Abstract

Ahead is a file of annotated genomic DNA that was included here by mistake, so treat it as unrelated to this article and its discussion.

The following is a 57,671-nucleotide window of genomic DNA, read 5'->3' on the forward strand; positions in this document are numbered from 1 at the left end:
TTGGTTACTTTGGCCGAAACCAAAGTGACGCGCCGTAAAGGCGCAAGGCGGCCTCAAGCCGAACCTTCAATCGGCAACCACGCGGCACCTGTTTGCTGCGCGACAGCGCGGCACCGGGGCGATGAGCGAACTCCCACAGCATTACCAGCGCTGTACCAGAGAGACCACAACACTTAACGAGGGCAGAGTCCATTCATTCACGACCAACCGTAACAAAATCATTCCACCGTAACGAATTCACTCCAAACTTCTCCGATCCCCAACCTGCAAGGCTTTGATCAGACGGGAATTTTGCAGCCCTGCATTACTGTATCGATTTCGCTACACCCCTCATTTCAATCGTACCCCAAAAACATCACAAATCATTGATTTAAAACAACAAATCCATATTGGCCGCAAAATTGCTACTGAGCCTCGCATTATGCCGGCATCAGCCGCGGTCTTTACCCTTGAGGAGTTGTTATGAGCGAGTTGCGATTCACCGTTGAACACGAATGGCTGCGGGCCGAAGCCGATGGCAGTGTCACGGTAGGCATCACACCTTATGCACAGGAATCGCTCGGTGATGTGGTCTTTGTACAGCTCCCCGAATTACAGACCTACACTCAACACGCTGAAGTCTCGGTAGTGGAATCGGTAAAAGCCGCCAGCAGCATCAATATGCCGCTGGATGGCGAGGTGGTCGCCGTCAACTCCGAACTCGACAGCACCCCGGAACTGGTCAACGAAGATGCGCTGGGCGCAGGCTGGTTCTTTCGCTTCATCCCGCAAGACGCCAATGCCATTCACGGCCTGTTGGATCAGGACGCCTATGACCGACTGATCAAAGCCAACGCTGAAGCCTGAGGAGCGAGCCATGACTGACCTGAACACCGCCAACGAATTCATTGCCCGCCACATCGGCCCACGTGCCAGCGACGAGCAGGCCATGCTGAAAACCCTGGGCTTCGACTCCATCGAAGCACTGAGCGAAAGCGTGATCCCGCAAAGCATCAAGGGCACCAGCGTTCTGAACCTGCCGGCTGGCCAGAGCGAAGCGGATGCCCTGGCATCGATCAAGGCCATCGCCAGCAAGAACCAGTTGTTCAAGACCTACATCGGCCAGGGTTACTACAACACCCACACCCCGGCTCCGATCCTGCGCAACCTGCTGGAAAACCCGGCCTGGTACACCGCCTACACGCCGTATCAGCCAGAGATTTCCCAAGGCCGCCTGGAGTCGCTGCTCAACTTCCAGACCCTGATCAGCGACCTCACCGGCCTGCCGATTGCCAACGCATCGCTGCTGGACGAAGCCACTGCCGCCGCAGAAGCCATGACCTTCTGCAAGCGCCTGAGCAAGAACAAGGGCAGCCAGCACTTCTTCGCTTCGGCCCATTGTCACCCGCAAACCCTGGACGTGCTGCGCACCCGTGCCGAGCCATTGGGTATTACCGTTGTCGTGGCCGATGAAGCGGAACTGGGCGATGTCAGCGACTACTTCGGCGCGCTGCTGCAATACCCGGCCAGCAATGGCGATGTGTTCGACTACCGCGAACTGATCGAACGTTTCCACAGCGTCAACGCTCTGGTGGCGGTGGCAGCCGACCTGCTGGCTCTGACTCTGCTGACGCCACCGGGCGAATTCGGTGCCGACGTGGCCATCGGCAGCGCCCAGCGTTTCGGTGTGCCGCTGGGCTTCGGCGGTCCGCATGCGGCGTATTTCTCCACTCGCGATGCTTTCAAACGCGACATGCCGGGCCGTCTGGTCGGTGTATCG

In the Pangea, small foraminifers (endothyrids) are useful tools for studying the stratigraphy of the late Paleozoic. However, they have been largely ignored in South America. This article reports for the first time their widespread occurrence in the subcontinent and illustrates representatives of 21 families encountered from the Early Pennsylvanian (Bashkirian) to the Early Permian (Artinskian). Fifty-five foraminiferal genera are recognized in three basins of Ecuador–Bolivia and enable us to establish a crude zonation. The fauna is nonendemic, all genera being previously known from Eurasia and North America. There are also a number of taxa derived from the Arctic Realm (Sverdrup Basin and Arctic Alaska). In association with the microflora of green and red algae, the microfauna suggests temperate warm conditions. This indicates that since the Middle Carboniferous, warm climatic oscillations affected the South American part of Gondwana.

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